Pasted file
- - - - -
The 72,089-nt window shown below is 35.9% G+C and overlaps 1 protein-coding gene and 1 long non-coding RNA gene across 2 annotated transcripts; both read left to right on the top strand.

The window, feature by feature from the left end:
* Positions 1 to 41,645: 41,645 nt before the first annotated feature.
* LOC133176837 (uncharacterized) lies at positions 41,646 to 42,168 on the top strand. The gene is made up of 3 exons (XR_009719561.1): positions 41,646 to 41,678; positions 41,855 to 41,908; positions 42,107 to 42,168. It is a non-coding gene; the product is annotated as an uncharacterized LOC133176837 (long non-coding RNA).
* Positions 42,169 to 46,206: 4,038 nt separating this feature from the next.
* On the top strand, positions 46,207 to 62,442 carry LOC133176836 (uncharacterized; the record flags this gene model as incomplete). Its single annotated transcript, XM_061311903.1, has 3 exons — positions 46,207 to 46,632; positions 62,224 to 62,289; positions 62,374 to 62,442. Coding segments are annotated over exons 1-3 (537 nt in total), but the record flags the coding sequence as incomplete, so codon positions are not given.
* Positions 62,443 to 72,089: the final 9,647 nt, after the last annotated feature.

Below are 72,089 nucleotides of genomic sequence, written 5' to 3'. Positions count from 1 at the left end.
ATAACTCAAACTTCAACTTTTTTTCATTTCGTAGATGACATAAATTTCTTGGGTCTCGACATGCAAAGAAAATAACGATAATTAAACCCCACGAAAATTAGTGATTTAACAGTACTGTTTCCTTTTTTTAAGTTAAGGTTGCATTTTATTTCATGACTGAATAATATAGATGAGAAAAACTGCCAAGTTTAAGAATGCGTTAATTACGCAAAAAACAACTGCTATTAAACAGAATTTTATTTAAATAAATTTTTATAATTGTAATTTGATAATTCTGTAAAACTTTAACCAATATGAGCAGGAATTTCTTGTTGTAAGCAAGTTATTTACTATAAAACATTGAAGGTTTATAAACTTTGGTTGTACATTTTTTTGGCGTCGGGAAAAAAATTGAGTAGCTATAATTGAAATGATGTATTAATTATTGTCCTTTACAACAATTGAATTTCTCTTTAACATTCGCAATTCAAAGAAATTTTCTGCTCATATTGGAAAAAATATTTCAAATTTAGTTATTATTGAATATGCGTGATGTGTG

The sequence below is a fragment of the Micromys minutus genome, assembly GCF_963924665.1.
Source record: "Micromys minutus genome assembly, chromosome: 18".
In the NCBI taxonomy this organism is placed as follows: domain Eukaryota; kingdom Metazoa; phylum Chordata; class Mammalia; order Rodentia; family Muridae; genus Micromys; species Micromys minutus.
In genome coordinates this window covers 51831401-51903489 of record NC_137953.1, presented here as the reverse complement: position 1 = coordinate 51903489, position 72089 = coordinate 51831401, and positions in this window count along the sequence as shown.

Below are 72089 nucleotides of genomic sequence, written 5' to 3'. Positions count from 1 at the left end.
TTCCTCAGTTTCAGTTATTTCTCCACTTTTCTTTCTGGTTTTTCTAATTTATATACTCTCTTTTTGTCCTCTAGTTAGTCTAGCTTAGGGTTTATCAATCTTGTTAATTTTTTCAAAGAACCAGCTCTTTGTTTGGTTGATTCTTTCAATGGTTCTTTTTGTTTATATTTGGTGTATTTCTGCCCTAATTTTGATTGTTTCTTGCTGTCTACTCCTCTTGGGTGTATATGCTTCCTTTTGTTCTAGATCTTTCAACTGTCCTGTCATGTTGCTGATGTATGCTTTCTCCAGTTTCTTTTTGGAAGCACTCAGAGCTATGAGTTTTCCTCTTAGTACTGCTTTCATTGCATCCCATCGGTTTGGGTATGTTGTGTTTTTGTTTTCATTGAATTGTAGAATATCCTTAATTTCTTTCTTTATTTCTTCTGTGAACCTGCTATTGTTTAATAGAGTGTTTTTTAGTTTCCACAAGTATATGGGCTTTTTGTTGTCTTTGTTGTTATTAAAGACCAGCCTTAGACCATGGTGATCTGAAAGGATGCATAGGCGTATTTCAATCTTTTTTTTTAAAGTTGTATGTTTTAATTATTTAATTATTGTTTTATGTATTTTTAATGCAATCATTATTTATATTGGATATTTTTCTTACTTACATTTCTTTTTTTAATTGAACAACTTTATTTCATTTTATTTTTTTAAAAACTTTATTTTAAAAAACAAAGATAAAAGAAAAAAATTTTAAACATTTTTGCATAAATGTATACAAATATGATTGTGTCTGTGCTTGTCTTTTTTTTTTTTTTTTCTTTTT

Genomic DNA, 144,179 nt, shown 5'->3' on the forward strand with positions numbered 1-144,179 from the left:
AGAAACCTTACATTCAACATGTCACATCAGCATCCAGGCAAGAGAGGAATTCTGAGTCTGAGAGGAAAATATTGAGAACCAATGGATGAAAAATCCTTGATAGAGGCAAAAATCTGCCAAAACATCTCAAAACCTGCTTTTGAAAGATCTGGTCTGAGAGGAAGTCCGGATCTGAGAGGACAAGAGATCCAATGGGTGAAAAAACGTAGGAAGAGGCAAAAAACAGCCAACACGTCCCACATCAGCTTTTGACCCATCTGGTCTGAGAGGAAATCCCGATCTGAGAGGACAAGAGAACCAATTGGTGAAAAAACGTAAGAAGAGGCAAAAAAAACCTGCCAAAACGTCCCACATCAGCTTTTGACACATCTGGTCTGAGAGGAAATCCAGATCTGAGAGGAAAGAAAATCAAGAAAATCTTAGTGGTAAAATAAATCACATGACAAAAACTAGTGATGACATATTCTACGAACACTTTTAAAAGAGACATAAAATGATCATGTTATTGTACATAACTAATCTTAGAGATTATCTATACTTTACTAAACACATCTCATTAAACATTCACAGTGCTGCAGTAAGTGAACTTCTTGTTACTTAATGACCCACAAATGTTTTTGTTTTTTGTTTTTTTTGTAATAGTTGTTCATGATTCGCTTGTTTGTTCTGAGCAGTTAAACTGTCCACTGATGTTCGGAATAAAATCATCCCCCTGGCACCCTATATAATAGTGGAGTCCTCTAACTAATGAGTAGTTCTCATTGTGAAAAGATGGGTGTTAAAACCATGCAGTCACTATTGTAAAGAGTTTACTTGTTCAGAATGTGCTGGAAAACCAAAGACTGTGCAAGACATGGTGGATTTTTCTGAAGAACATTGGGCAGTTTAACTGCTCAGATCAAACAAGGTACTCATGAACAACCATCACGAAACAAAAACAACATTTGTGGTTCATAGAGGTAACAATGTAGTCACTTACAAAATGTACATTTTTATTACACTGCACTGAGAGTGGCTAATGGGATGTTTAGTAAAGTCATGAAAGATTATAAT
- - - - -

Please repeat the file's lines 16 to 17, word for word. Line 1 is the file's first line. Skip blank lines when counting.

Genomic DNA, 144,179 nt, shown 5'->3' on the forward strand with positions numbered 1-144,179 from the left:
AGAAACCTTACATTCAACATGTCACATCAGCATCCAGGCAAGAGAGGAATTCTGAGTCTGAGAGGAAAATATTGAGAACCAATGGATGAAAAATCCTTGATAGAGGCAAAAATCTGCCAAAACATCTCAAAACCTGCTTTTGAAAGATCTGGTCTGAGAGGAAGTCCGGATCTGAGAGGACAAGAGATCCAATGGGTGAAAAAACGTAGGAAGAGGCAAAAAACAGCCAACACGTCCCACATCAGCTTTTGACCCATCTGGTCTGAGAGGAAATCCCGATCTGAGAGGACAAGAGAACCAATTGGTGAAAAAACGTAAGAAGAGGCAAAAAAAACCTGCCAAAACGTCCCACATCAGCTTTTGACACATCTGGTCTGAGAGGAAATCCAGATCTGAGAGGAAAGAAAATCAAGAAAATCTTAGTGGTAAAATAAATCACATGACAAAAACTAGTGATGACATATTCTACGAACACTTTTAAAAGAGACATAAAATGATCATGTTATTGTACATAACTAATCTTAGAGATTATCTATACTTTACTAAACACATCTCATTAAACATTCACAGTGCTGCAGTAAGTGAACTTCTTGTTACTTAATGACCCACAAATGTTTTTGTTTTTTGTTTTTTTTGTAATAGTTGTTCATGATTCGCTTGTTTGTTCTGAGCAGTTAAACTGTCCACTGATGTTCGGAATAAAATCATCCCCCTGGCACCCTATATAATAGTGGAGTCCTCTAACTAATGAGTAGTTCTCATTGTGAAAAGATGGGTGTTAAAACCATGCAGTCACTATTGTAAAGAGTTTACTTGTTCAGAATGTGCTGGAAAACCAAAGACTGTGCAAGACATGGTGGATTTTTCTGAAGAACATTGGGCAGTTTAACTGCTCAGATCAAACAAGGTACTCATGAACAACCATCACGAAACAAAAACAACATTTGTGGTTCATAGAGGTAACAATGTAGTCACTTACAAAATGTACATTTTTATTACACTGCACTGAGAGTGGCTAATGGGATGTTTAGTAAAGTCATGAAAGATTATAAT